Improving our chances

In this final article in our ‘Beauty Parades’ series, we focus on the pitch itself and give some tips on tactics that can be used to improve a professional services firm’s chances at winning.

Dealing with procurement
Increasingly procurement professionals are being used by client companies, as part of their decision-making process. With some professionals, their purpose is simply to drive down costs.  With others, they are looking to improve the overall value of the relationship the client has with its professional advisers. The more successful firms talk with procurement people as early as possible to find out their interests, their brief and their terms of reference in this pitch.  These firms include these needs in their final submission and turn the procurement person into an ally.

Making your bid different
Formal written proposals are an important part of the sales process. Clients do, however, see through old proposals that have just been ‘rehashed’ for their purpose.  Those firms that are successful tend to focus on all the issues the client has, they speak their language, feature their (the client’s) corporate colours and imagery and demonstrate that they have really understand their business. 

The pitch
Many professional firms have spent considerable amounts of money in recent years in developing their senior people’s presentation skills.  It seemed the obvious first step when ‘beauty parades’ became a common part of the purchasing process.

While it is important to be able to present well, the most polished speakers will not necessarily secure the client.  Those firms that are successful ensure that before they stand up to present they will have:

  • Explored all of the client’s issues – technical, business, commercial and sometimes personal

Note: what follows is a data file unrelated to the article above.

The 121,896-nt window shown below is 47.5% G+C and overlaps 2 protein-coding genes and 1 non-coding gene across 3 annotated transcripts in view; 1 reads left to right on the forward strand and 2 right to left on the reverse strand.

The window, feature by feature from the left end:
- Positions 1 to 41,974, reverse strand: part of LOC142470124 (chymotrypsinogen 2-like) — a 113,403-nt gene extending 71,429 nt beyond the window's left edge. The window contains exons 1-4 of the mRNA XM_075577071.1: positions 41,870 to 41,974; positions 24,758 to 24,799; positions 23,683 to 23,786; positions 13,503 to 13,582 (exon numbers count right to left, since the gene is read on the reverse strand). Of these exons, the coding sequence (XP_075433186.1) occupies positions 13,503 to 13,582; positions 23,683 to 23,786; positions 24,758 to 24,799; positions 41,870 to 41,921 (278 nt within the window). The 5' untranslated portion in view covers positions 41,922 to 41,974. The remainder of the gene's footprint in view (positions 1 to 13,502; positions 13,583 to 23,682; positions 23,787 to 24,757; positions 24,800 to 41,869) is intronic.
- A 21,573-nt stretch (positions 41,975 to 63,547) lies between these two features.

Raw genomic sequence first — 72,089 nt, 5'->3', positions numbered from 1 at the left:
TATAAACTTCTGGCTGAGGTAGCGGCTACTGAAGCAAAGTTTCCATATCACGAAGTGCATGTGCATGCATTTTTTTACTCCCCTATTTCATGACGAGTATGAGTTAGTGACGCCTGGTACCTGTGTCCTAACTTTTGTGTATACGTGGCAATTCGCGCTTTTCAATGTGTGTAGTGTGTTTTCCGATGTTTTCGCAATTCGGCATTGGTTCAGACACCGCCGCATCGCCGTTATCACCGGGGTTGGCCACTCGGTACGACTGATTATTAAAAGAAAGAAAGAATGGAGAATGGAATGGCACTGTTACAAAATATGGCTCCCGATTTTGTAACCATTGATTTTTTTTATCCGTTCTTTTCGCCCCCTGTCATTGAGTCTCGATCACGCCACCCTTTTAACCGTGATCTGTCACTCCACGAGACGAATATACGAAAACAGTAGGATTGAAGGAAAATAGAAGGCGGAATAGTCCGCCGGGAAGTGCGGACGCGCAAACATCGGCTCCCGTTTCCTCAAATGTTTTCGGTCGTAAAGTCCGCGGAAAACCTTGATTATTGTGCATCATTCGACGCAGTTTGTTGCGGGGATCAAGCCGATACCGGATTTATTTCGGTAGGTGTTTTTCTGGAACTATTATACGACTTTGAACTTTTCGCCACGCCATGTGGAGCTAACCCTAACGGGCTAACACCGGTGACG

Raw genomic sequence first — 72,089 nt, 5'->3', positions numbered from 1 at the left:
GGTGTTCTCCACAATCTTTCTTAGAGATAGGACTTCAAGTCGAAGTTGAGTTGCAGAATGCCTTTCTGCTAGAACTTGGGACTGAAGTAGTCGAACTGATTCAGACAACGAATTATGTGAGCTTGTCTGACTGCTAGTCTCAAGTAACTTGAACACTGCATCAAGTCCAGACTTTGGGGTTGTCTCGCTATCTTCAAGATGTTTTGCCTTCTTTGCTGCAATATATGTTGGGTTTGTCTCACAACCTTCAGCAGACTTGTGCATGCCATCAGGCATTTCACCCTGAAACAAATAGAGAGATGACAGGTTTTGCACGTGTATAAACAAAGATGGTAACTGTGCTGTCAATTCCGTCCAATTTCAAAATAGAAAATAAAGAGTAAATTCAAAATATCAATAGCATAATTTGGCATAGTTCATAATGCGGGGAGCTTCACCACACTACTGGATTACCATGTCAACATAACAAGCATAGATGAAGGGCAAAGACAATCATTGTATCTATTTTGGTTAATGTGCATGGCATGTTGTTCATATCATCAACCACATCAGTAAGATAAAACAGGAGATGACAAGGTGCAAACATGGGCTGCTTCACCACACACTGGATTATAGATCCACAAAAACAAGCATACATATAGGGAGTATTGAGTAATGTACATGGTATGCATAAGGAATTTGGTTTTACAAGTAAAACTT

• Built credibility with all of the key people present
  • Tested their solutions and gained input from the decision-makers so that these solutions are as much the client’s as theirs
  • Understood the decision-making process and found out what each person is looking for
  • Focused on the areas where they (the firm) has an advantage over the competition.  This information will have been gleaned from the decision-makers themselves or ‘allies’ within the client
  • Checked their understanding of the real situation through their intelligence network in the client
  • Focused on the issues which are closest to the hearts of the people with real influence both in the client organisation and with regard to this decision
  • Prepared the ground so that the audience are keen to hear the presentation and expect it to be the best.

Once in this position, successful firms can then start focus on presenting well.  They think of different ways to present their solution and personalise it to the client. We have seen beauty parades where professional services firms spend most of their time convincing the client of their technical knowledge and expertise.  The client then often complains that they could not tell the difference between the firms presenting and what they wanted to hear was anything special in terms of service, people, ‘delivery’ or added value.

Practice and rehearse
Everyone knows the difference a rehearsal can make to the quality of a presentation – especially if there is more than one person involved.  In his book,  Pitch Doctor, Neil Flett who coached the Sydney Olympic bid team says:

  • “Rehearsal makes or breaks a presentation
  • No rehearsal results in an unprofessional, confused transfer of information
  • Little rehearsal results in a mechanical, rigid display
  • Full rehearsal results in a natural presentation and gives the ability to add creativity  

Every time you rehearse, you find something that you could have done better.  If you don’t rehearse, you find all the mistakes in the presentation.  And so does your prospective client!”

Over recent years, many professional services firms have seen involvement in new business pitches run into several thousands of pounds and sometimes for no return. This is both a huge waste of resources and demotivating to all involved. In this series of articles for psmg, we have discussed how responding to every tender invitation will not necessarily win business that secures long-term profitable income and growth targets. We have also given tips and advice on how marketers and business developers can encourage their firms to be more selective about new business pitches.  By being more strategic, firms can use what precious resources they have to win the pitches they want.


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